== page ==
Besides Russia and Iran, Serbia entered the line of competition, where the General Establishment for Geology and Mineral Resources and the Serbian Womco Associates Doo signed an agreement to extract phosphate from Syrian lands and export it to Serbia, which will benefit from 70 percent of the net production, while Syria will benefit from the remaining 30 percent. Hence, Syria’s phosphate has been the subject of international interest for several reasons, including:
• Economic and Geopolitical Gains: By approving investment contracts for their major companies and conglomerates and by controlling investments in various economic projects, especially energy and phosphates, Russia and Iran seek to play a greater role in the Syrian economy, which may represent a vital and strategic economic corridor towards the global market. This usually comes at the expense of the Syrian state, which loses between 70 percent and 75 percent of the revenues from phosphate exports and the revenues from telecommunications.
However, there are a few roadblocks in the way of Russia reaping the full benefits of Syria’s phosphate, such as the presence of phosphate mines in dangerous areas, and the fact that the Russian investor must contend with the pervasive corruption, nepotism, and featherbedding that characterize the three state-owned companies. However, there are a few roadblocks in the way of Russia reaping the full benefits of Syria’s phosphate, such as the presence of phosphate mines in dangerous areas, and the fact that the Russian investor has to deal with issues like widespread corruption, nepotism, and featherbedding that are present in the three state-owned companies. Additionally, Stroytransgaz has experienced a rise in complaints from Syrian employees. Despite Stroytransgaz’s assurances to preserve workers’ rights as employees in the public sector, including their salaries, incentives, free transportation, health, and social insurance, there have been numerous protests and labor strikes at the General Fertilizers Company and the port of Tartous in 2019 and 2020 due to working conditions, declining wages, and the central administrative approach imposed by the Russian administration to deal with Syrian managers and workers. Worse, by June 2019, Tartous port employees were presented with new contracts that reduced some of their rights, and any employees who declined to sign due to their dissatisfaction with the terms or because of administrative challenges were fired.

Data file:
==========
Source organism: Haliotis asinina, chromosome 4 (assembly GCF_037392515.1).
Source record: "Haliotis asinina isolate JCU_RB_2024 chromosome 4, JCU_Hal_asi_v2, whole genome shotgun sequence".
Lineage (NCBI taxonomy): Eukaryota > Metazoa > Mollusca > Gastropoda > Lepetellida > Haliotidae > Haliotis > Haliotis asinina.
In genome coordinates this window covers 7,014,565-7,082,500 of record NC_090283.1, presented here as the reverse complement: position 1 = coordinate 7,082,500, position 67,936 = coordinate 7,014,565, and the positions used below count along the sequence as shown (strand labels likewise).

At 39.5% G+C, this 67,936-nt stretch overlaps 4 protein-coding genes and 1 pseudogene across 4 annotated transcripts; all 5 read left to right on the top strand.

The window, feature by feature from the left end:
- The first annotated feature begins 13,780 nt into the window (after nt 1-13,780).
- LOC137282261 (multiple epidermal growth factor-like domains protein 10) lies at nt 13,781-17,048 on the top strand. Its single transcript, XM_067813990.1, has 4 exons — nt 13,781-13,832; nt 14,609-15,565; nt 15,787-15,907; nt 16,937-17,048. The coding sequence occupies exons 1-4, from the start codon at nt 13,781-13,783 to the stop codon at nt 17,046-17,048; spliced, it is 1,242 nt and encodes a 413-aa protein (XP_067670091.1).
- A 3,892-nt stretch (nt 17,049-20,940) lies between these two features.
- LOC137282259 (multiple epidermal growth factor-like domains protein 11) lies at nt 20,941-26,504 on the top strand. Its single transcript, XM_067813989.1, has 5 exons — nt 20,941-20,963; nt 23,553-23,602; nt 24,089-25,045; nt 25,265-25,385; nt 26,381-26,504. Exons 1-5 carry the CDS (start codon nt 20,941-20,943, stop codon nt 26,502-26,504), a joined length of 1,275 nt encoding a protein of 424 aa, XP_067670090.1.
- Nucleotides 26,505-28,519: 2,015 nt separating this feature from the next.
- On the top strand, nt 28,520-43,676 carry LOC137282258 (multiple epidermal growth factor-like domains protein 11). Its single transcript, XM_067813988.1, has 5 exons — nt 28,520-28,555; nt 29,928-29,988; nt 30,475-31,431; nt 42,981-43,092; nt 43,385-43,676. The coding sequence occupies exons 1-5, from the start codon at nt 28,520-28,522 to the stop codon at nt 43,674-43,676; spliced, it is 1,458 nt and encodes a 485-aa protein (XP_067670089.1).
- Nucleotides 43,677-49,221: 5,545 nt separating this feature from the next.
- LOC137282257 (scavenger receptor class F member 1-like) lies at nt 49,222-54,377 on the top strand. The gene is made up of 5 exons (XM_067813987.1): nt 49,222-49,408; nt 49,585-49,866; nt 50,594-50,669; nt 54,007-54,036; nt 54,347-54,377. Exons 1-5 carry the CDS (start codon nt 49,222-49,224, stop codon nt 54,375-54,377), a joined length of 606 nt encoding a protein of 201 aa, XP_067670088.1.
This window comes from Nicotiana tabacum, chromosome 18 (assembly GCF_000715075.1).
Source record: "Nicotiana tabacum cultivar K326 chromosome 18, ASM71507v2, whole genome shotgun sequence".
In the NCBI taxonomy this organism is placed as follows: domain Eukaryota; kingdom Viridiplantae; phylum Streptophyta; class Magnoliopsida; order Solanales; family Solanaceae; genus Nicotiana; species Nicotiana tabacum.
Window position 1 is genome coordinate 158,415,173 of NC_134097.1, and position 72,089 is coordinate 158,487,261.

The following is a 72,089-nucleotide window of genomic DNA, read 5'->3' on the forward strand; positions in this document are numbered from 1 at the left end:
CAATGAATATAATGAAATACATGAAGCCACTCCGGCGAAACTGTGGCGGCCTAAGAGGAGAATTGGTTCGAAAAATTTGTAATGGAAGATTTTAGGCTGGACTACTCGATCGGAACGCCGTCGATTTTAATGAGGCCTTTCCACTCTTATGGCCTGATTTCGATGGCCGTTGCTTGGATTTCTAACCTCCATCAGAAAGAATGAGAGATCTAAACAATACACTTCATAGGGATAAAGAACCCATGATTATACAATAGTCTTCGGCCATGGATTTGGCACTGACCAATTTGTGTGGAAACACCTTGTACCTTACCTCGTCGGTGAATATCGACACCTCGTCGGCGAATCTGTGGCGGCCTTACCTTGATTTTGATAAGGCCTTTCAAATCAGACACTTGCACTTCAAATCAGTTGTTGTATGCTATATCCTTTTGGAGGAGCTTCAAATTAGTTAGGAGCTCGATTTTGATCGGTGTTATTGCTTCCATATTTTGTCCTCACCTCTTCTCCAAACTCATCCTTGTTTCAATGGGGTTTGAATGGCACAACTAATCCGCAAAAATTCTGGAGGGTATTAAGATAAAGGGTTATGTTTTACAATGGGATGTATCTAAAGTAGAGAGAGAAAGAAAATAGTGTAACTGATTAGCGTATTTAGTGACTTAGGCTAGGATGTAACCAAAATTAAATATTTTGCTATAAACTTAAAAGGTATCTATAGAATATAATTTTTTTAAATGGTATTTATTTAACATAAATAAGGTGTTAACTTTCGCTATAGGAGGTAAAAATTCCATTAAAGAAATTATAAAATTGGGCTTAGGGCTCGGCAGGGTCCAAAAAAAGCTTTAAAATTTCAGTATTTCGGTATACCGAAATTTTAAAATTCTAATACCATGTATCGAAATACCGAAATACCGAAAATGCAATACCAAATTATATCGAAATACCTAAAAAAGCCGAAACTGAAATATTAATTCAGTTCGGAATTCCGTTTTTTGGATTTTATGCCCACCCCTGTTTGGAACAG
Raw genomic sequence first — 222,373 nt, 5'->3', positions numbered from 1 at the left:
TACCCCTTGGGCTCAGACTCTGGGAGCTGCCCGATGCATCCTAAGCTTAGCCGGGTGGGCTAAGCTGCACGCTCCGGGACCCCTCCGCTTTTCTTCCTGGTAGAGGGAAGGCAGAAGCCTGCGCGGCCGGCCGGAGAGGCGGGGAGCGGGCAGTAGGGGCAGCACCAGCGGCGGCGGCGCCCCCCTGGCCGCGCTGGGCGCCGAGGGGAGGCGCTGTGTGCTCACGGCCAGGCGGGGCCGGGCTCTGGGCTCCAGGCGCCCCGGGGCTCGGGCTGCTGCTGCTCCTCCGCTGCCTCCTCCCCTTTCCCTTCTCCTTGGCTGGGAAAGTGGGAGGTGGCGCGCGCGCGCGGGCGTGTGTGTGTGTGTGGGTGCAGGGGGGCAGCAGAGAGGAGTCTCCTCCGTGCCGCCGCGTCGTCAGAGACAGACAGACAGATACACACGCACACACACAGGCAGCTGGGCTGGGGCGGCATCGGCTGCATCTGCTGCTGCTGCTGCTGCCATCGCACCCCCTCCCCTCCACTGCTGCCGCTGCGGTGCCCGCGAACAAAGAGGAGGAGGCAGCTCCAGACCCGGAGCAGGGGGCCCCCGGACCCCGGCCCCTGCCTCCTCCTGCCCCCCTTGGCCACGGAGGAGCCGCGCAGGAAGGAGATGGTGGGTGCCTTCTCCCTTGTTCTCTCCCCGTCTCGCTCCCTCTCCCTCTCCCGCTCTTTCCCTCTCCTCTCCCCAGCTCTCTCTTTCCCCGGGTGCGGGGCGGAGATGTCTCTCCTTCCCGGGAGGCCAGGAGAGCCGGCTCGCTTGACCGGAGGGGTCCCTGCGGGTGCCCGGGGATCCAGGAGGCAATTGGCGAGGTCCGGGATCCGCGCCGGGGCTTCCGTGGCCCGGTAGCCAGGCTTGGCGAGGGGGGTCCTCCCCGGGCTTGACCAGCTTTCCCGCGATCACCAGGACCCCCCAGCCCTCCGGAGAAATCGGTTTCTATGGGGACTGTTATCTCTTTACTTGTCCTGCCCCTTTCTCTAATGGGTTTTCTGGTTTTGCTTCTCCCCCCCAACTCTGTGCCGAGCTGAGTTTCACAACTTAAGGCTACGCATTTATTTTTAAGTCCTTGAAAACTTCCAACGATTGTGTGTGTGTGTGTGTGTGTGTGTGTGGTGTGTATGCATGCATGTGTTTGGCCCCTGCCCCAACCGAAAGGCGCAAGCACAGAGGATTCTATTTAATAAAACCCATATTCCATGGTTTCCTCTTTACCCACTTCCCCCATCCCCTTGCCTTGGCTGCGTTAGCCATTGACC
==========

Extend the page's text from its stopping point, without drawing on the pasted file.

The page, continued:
Iran’s intervention in Syria may allow it to tighten its economic grip on Turkey. The Syrian economy represents a potential market for Iranian goods, and Iranian economic involvement in Syria would increase the influence of its regional Syrian allies. The Iranian agricultural sector depends heavily on imports of Syrian phosphate because the country’s phosphorus-deficient soil necessitates their importation. As such, the Iranian government aims to supply phosphate to the country’s agricultural sector, which is primarily plagued by a number of serious issues, including poor soil conditions marked by high salinity, declining seed quality, a lack of skilled farmers, a lack of agricultural inputs, the lack of foreign investment in the agricultural sector, the conversion of arable land to non-agricultural uses, an excessive use of chemicals and pesticides, and inefficiency in the water distribution system, in light of due to successive governments’ habit of prioritizing the income-generating energy sector over the agricultural and food sector. Due to this policy, crop yields declined and the Iranian government was unable to achieve its goal of being self-sufficient in basic foodstuffs. Tehran still imports food, putting its food security at risk, especially given the country’s ongoing population growth.
• Compulsory Compensation: Russian and Iranian involvement in the Syrian phosphate sector stems from the countries’ shared belief that the sector’s wealth will help offset the costs of their respective support for the Syrian government. According to a US State Department report, Iran alone invested more than $16 billion in Syria between the years of 2012 and 2020. As a result, Tehran obtained guarantees from Damascus that it would pay back its loans by establishing a joint venture that would oversee the extraction and export of phosphate. On the other hand, Russia offered humanitarian assistance, particularly food, and since 2020, Moscow has given Damascus access to about 100,000 tons of wheat.
• Comparative Advantage: One possible reason for Russia’s interest in Syrian phosphate is that it contains a relatively low amount of cadmium, a carcinogenic element. Given that it now controls a significant portion of fertilizer imports into the European Union, which set limits on the amount of cadmium waste that could be imported in phosphate fertilizer, Russia is attempting to gain an advantage over Syria by reducing the risk of toxic chemical elements being present in phosphates that are exported to European nations. Additionally, Syrian phosphate contains high levels of phosphorus pentoxide—more than 30 percent—as well as radioactive gases like uranium, thorium, and molybdenum. This suggests that Russia wants to diversify its phosphate sources while also gaining access to low cadmium and high uranium concentrations.
In this light, it appears Iran and Russia are eyeing Syria’s phosphate sector to make economic, political, and geostrategic gains, recoup the costs of supporting the Syrian government, and take advantage of the Syrian phosphate’s leverage.